more FTP protocol violations


John Romkey (romkey@BORAX.LCS.MIT.EDU)
Wed, 2 Apr 86 17:37:01 est


   Date: Wed, 2 Apr 86 17:06 EST
   From: David C. Plummer <DCP@SCRC-QUABBIN.ARPA>

       Date: Wed, 2 Apr 86 14:15:37 est
       From: romkey@BORAX.LCS.MIT.EDU (John Romkey)

          Date: Wed, 2 Apr 86 09:36 EST
          From: Benson I. Margulies <Margulies@SCRC-YUKON.ARPA>

          .....

       .....

   Wait a minute. A spec is a spec. What's the point of the two digits if
   (a) some hosts send the wrong ones, and (b) some hosts don't bother to
   look at them. If the spec said you could be lazy, then it would be OK.
   If the spec doesn't, an implementation is INCORRECT if it sends the
   wrong codes and an implementation is ASKING FOR TROUBLE if it accepts
   more than what the spec says.

I probably should've just done this the first time, but I had to go
reread the spec to be sure. From RFC 959, last paragraph of page 36:

     "The three digits of the reply each have a special significance.
      This is intended to allow a range of very simple to very
      sophisticated responses by the user-process. The first digit
      denotes whether the response is good, bad or incomplete.
      (Referring to the state diagram), an unsophisticated user-process
      will be able to determine its next action (proceed as planned,
      redo, retrench, etc.) by simply examining this first digit. A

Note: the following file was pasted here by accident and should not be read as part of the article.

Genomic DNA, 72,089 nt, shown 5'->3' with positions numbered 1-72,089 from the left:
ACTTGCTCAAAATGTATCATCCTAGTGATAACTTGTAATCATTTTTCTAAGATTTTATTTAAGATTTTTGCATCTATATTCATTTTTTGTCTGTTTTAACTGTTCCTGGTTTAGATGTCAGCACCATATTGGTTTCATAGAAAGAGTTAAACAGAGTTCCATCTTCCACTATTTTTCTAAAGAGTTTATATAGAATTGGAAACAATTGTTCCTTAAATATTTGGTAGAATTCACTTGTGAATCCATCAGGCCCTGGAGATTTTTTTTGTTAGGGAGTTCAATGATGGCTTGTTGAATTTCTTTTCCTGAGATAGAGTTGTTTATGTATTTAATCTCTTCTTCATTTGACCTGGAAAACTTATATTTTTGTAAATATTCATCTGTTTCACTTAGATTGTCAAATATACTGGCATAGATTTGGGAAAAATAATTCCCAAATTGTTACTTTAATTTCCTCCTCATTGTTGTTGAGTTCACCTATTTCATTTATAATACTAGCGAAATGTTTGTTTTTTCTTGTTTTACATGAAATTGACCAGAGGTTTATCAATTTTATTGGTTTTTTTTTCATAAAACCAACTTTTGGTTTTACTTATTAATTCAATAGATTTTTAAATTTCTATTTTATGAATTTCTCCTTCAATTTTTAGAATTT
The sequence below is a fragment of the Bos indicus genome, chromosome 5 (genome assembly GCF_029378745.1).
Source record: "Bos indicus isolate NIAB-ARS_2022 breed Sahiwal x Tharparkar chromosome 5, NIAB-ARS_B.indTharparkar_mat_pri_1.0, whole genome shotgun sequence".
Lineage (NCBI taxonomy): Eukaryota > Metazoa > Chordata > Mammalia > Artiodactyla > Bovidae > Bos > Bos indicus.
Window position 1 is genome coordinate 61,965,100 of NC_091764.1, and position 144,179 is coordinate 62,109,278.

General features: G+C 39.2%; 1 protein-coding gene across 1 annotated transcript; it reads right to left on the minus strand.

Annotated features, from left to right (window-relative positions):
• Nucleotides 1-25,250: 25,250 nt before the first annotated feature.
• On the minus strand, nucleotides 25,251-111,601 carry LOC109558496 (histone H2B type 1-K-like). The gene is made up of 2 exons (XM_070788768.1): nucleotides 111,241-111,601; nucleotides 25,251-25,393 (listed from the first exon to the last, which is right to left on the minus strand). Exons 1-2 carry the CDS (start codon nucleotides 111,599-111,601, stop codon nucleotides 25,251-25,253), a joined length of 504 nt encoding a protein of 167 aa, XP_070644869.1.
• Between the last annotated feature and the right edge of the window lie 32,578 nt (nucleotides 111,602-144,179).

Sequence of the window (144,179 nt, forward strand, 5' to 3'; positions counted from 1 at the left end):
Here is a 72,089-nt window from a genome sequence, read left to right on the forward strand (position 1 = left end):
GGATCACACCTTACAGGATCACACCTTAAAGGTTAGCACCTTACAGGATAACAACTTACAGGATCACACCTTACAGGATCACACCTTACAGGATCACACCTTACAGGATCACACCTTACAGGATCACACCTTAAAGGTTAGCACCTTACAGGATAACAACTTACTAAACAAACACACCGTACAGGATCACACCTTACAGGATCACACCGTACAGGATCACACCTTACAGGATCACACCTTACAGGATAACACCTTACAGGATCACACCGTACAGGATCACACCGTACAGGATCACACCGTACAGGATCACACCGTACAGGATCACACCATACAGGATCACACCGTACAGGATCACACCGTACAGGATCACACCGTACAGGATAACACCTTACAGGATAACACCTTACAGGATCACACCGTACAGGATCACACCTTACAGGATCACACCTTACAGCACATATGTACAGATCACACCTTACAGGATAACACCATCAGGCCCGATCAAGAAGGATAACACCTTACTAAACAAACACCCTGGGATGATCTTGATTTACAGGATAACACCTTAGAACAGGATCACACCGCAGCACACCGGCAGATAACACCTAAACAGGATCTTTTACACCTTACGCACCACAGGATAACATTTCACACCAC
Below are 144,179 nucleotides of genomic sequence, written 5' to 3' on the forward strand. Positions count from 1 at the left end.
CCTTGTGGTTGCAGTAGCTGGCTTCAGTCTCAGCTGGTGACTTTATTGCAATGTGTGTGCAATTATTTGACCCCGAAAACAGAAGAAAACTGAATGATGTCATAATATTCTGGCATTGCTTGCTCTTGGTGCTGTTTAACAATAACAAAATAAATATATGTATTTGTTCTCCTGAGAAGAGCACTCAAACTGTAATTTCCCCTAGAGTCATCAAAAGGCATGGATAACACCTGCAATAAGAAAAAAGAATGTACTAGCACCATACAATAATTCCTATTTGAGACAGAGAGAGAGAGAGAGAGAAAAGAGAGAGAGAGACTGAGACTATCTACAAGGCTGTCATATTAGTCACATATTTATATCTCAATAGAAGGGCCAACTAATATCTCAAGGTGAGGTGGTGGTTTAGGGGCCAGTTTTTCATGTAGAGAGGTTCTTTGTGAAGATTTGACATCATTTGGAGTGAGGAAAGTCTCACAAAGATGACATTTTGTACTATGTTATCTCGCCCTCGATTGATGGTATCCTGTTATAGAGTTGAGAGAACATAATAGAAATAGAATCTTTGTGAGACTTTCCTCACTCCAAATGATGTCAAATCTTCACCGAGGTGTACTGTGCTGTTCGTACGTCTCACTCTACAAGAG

user-process that wants to know approximately what kind of error
      occurred (e.g. file system error, command syntax error) may
      examine the second digit, reserving the third digit for the finest
      gradation of information (e.g., RNTO command without a preceding
      RNFR)."

And Section 6 presents some simple state machines for commands, using
only the first digit of the code to drive them. So we can be lazy if
we want to.

It makes sense to me to have an error indication (first digit) and
then a more specific error code (second digit), but it doesn't seem to
me that we should really have to worry about "what kind of success"
happened when there was no error, which is what the original question
was about (4.2 returning a strange success code). So I think most user
implementations can probably ignore the second and third digits in the
case of success.

Of course, if there is a "standard" response (250) to send in the case of
success, a server should probably send that instead of something else
that's similar but not quite the same (200). Appendix II of RFC959
says that the correct success response to a DELE is 250.
                                        - john



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